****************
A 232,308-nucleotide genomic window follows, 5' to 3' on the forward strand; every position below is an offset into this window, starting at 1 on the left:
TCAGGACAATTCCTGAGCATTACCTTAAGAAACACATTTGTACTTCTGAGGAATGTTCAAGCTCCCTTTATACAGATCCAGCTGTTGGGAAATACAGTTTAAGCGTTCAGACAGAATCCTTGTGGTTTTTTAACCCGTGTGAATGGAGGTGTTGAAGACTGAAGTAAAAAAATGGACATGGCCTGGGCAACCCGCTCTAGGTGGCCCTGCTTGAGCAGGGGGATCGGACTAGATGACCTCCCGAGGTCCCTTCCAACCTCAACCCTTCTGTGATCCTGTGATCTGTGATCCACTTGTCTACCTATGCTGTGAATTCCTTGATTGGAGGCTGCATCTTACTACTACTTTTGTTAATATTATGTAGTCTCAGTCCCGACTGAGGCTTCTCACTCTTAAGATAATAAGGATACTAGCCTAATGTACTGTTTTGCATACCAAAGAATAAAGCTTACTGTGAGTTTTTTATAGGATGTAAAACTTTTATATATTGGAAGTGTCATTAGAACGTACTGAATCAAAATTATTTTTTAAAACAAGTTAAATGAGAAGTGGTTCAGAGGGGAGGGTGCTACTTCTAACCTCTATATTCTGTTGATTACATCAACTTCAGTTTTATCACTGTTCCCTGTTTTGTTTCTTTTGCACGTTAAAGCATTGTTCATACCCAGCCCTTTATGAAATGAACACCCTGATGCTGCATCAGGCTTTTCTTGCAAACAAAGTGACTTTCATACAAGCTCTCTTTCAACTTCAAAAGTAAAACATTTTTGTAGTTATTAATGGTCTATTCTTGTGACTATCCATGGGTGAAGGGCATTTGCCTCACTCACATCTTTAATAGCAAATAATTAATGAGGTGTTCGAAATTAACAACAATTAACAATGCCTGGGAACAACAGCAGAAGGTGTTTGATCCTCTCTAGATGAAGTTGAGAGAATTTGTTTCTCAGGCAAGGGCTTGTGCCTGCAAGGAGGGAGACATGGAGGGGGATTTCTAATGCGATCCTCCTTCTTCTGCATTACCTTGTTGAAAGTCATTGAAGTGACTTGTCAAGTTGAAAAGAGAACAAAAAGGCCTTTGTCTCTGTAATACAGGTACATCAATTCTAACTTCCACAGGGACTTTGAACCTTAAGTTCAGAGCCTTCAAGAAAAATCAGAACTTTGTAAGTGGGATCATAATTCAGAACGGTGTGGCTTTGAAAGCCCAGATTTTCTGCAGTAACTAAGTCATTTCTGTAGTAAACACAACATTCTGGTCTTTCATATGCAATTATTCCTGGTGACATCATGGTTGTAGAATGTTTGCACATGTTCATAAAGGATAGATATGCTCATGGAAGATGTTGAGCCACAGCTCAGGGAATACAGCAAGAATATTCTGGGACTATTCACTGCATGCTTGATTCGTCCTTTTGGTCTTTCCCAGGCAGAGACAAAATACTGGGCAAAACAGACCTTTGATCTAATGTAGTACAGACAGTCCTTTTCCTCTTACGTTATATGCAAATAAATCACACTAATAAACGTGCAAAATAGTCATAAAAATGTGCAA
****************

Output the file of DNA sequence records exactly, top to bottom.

A 232,308-nucleotide genomic window follows, 5' to 3' on the forward strand; every position below is an offset into this window, starting at 1 on the left:
TCAGGACAATTCCTGAGCATTACCTTAAGAAACACATTTGTACTTCTGAGGAATGTTCAAGCTCCCTTTATACAGATCCAGCTGTTGGGAAATACAGTTTAAGCGTTCAGACAGAATCCTTGTGGTTTTTTAACCCGTGTGAATGGAGGTGTTGAAGACTGAAGTAAAAAAATGGACATGGCCTGGGCAACCCGCTCTAGGTGGCCCTGCTTGAGCAGGGGGATCGGACTAGATGACCTCCCGAGGTCCCTTCCAACCTCAACCCTTCTGTGATCCTGTGATCTGTGATCCACTTGTCTACCTATGCTGTGAATTCCTTGATTGGAGGCTGCATCTTACTACTACTTTTGTTAATATTATGTAGTCTCAGTCCCGACTGAGGCTTCTCACTCTTAAGATAATAAGGATACTAGCCTAATGTACTGTTTTGCATACCAAAGAATAAAGCTTACTGTGAGTTTTTTATAGGATGTAAAACTTTTATATATTGGAAGTGTCATTAGAACGTACTGAATCAAAATTATTTTTTAAAACAAGTTAAATGAGAAGTGGTTCAGAGGGGAGGGTGCTACTTCTAACCTCTATATTCTGTTGATTACATCAACTTCAGTTTTATCACTGTTCCCTGTTTTGTTTCTTTTGCACGTTAAAGCATTGTTCATACCCAGCCCTTTATGAAATGAACACCCTGATGCTGCATCAGGCTTTTCTTGCAAACAAAGTGACTTTCATACAAGCTCTCTTTCAACTTCAAAAGTAAAACATTTTTGTAGTTATTAATGGTCTATTCTTGTGACTATCCATGGGTGAAGGGCATTTGCCTCACTCACATCTTTAATAGCAAATAATTAATGAGGTGTTCGAAATTAACAACAATTAACAATGCCTGGGAACAACAGCAGAAGGTGTTTGATCCTCTCTAGATGAAGTTGAGAGAATTTGTTTCTCAGGCAAGGGCTTGTGCCTGCAAGGAGGGAGACATGGAGGGGGATTTCTAATGCGATCCTCCTTCTTCTGCATTACCTTGTTGAAAGTCATTGAAGTGACTTGTCAAGTTGAAAAGAGAACAAAAAGGCCTTTGTCTCTGTAATACAGGTACATCAATTCTAACTTCCACAGGGACTTTGAACCTTAAGTTCAGAGCCTTCAAGAAAAATCAGAACTTTGTAAGTGGGATCATAATTCAGAACGGTGTGGCTTTGAAAGCCCAGATTTTCTGCAGTAACTAAGTCATTTCTGTAGTAAACACAACATTCTGGTCTTTCATATGCAATTATTCCTGGTGACATCATGGTTGTAGAATGTTTGCACATGTTCATAAAGGATAGATATGCTCATGGAAGATGTTGAGCCACAGCTCAGGGAATACAGCAAGAATATTCTGGGACTATTCACTGCATGCTTGATTCGTCCTTTTGGTCTTTCCCAGGCAGAGACAAAATACTGGGCAAAACAGACCTTTGATCTAATGTAGTACAGACAGTCCTTTTCCTCTTACGTTATATGCAAATAAATCACACTAATAAACGTGCAAAATAGTCATAAAAATGTGCAA